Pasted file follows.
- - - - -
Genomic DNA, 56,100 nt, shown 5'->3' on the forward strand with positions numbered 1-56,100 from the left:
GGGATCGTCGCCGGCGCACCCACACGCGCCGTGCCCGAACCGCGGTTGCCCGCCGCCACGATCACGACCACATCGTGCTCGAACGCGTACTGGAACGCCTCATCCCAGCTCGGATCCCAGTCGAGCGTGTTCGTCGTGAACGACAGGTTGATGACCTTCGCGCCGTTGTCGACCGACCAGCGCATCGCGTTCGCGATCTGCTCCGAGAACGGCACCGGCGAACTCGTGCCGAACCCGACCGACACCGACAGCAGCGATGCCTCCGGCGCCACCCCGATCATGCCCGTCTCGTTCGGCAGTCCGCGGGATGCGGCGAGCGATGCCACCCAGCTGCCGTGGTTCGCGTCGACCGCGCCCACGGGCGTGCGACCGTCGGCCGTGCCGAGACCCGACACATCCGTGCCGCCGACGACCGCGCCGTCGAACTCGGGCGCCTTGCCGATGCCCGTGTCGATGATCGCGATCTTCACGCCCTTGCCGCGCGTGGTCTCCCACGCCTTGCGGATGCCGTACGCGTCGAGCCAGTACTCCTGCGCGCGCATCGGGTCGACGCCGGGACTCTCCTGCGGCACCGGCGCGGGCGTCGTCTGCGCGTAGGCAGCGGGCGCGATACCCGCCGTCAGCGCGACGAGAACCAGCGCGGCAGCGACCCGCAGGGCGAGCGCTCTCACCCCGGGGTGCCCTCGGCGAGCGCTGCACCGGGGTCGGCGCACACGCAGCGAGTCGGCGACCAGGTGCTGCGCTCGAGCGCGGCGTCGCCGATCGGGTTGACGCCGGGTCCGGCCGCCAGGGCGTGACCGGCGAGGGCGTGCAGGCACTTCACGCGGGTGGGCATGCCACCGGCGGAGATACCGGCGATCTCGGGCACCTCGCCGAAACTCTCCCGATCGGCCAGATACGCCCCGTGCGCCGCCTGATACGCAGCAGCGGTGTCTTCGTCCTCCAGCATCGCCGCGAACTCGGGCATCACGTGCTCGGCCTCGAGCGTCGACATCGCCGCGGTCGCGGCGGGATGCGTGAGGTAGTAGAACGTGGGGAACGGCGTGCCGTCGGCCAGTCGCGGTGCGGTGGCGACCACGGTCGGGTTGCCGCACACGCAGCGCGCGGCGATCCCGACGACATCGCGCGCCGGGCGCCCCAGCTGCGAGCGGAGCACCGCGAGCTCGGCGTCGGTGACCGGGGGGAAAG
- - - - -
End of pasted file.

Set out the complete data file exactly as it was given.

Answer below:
Genomic DNA, 56,100 nt, shown 5'->3' on the forward strand with positions numbered 1-56,100 from the left:
GGGATCGTCGCCGGCGCACCCACACGCGCCGTGCCCGAACCGCGGTTGCCCGCCGCCACGATCACGACCACATCGTGCTCGAACGCGTACTGGAACGCCTCATCCCAGCTCGGATCCCAGTCGAGCGTGTTCGTCGTGAACGACAGGTTGATGACCTTCGCGCCGTTGTCGACCGACCAGCGCATCGCGTTCGCGATCTGCTCCGAGAACGGCACCGGCGAACTCGTGCCGAACCCGACCGACACCGACAGCAGCGATGCCTCCGGCGCCACCCCGATCATGCCCGTCTCGTTCGGCAGTCCGCGGGATGCGGCGAGCGATGCCACCCAGCTGCCGTGGTTCGCGTCGACCGCGCCCACGGGCGTGCGACCGTCGGCCGTGCCGAGACCCGACACATCCGTGCCGCCGACGACCGCGCCGTCGAACTCGGGCGCCTTGCCGATGCCCGTGTCGATGATCGCGATCTTCACGCCCTTGCCGCGCGTGGTCTCCCACGCCTTGCGGATGCCGTACGCGTCGAGCCAGTACTCCTGCGCGCGCATCGGGTCGACGCCGGGACTCTCCTGCGGCACCGGCGCGGGCGTCGTCTGCGCGTAGGCAGCGGGCGCGATACCCGCCGTCAGCGCGACGAGAACCAGCGCGGCAGCGACCCGCAGGGCGAGCGCTCTCACCCCGGGGTGCCCTCGGCGAGCGCTGCACCGGGGTCGGCGCACACGCAGCGAGTCGGCGACCAGGTGCTGCGCTCGAGCGCGGCGTCGCCGATCGGGTTGACGCCGGGTCCGGCCGCCAGGGCGTGACCGGCGAGGGCGTGCAGGCACTTCACGCGGGTGGGCATGCCACCGGCGGAGATACCGGCGATCTCGGGCACCTCGCCGAAACTCTCCCGATCGGCCAGATACGCCCCGTGCGCCGCCTGATACGCAGCAGCGGTGTCTTCGTCCTCCAGCATCGCCGCGAACTCGGGCATCACGTGCTCGGCCTCGAGCGTCGACATCGCCGCGGTCGCGGCGGGATGCGTGAGGTAGTAGAACGTGGGGAACGGCGTGCCGTCGGCCAGTCGCGGTGCGGTGGCGACCACGGTCGGGTTGCCGCACACGCAGCGCGCGGCGATCCCGACGACATCGCGCGCCGGGCGCCCCAGCTGCGAGCGGAGCACCGCGAGCTCGGCGTCGGTGACCGGGGGGAAAG